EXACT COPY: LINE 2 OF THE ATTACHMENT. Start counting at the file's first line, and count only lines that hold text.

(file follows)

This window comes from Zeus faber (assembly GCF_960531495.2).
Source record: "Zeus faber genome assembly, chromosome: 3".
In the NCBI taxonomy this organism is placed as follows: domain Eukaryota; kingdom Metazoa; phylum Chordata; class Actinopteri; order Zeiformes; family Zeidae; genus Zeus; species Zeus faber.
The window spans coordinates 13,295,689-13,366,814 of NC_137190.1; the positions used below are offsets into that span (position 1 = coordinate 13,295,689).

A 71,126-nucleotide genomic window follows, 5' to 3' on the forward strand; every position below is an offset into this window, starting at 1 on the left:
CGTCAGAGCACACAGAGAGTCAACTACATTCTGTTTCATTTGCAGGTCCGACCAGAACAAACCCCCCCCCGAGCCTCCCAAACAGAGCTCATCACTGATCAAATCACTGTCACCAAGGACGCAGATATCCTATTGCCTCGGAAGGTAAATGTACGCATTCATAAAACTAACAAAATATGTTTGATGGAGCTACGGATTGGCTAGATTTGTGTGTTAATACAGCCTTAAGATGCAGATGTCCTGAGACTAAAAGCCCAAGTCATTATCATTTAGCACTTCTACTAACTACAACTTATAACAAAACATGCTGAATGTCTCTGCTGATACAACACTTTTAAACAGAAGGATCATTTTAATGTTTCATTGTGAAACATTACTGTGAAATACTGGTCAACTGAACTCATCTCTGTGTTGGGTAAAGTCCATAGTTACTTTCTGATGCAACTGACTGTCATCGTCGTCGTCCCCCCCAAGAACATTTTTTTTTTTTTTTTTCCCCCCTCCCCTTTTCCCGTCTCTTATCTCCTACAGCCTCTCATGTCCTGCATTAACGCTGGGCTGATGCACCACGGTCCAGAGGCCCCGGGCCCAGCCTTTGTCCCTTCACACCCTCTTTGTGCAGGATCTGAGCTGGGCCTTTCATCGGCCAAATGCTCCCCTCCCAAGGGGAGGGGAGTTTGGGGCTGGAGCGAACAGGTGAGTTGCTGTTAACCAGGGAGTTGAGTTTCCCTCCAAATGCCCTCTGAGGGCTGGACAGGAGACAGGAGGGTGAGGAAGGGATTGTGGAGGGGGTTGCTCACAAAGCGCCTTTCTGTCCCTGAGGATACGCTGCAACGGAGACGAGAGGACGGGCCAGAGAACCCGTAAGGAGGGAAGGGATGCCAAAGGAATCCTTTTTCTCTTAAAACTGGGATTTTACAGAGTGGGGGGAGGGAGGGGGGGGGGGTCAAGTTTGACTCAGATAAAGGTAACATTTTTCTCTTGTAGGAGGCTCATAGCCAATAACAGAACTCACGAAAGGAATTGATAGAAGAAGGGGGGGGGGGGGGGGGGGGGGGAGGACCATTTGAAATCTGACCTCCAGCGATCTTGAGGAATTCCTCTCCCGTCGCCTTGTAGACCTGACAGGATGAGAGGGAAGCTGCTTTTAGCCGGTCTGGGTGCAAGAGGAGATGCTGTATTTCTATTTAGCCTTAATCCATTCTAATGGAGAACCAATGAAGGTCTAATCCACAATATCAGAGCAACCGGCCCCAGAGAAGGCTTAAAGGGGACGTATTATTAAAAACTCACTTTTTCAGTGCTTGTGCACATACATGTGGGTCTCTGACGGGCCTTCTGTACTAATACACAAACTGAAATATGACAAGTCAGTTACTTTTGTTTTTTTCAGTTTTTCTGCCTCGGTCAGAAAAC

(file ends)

Source record: "Zeus faber genome assembly, chromosome: 3".